I used to write travel guides for Lonely Planet and my most exciting, challenging, eye-opening, enlivening job was a three-month stint in India. I visited temples and palaces, I counted bed bugs in cheap guesthouses, I rattled my bones on two-day train journeys.
Of course, I also ate. Indian food varies a lot from place to place and I’ve tried to reflect a few regional dishes here. What is consistent is the humble vibrancy of this food and the flavours coaxed from simple ingredients with time-honoured techniques.
Indian music mix
Indian music is as vibrant and varied as the cuisine. I’ve collected some tabla (hand drum) tunes, classical flute music, perky Bollywood rhythms and some very insistent Indian pop-rock. Let me know what you think!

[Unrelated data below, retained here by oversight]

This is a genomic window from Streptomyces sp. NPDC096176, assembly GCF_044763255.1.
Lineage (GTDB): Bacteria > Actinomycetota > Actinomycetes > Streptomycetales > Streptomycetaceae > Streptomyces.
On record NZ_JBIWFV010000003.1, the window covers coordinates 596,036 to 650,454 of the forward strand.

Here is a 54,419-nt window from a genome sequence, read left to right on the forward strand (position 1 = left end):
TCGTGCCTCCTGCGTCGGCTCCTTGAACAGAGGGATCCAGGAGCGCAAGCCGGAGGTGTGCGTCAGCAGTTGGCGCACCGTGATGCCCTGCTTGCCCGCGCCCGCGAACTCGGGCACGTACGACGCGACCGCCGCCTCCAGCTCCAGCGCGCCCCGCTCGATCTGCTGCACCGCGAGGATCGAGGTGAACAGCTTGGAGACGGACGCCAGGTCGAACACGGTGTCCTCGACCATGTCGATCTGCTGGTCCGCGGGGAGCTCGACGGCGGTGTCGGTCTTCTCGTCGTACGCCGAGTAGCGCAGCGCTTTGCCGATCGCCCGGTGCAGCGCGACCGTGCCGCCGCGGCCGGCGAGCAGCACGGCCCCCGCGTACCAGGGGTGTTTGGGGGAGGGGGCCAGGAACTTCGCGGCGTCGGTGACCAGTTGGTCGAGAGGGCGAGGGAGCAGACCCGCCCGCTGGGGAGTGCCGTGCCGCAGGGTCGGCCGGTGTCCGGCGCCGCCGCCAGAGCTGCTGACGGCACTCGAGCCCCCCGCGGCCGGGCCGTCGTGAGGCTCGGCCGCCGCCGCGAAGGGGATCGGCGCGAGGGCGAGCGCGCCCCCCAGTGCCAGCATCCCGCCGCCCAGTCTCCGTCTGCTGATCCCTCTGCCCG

My friend Sam plays in Fine Blue Thread, a contemporary Melbourne trio with a multicultural outlook. Sam has devoted himself to the tabla and spends much time in India learning from masters. They’re great, and the music makes a lovely backdrop to your Indian feast.
Colourful textiles are all you need and a mix of coloured napkins will do the job. I love the rusty red, earthy tones we used for the book and I’ve collected a few ideas on a Pinterest board.
If you want to remember your Indian feast for a while, you could consider some henna hand decorations (available in all Indian grocers), and there’s a fun activity here to bling up your bangles, Indian-style.
Ingredient tips & more recipes
When making the Pappadums look for these lentils. (Urad dal is a black lentil but it’s white on the inside; you want the dehusked, white version.)
I’ve got a super simple Emergency Lentil Soup right here on the site, available to all my lovely subscribers. It’s a 20-minute dinner winner, or you could serve it as an entree with your Indian menu.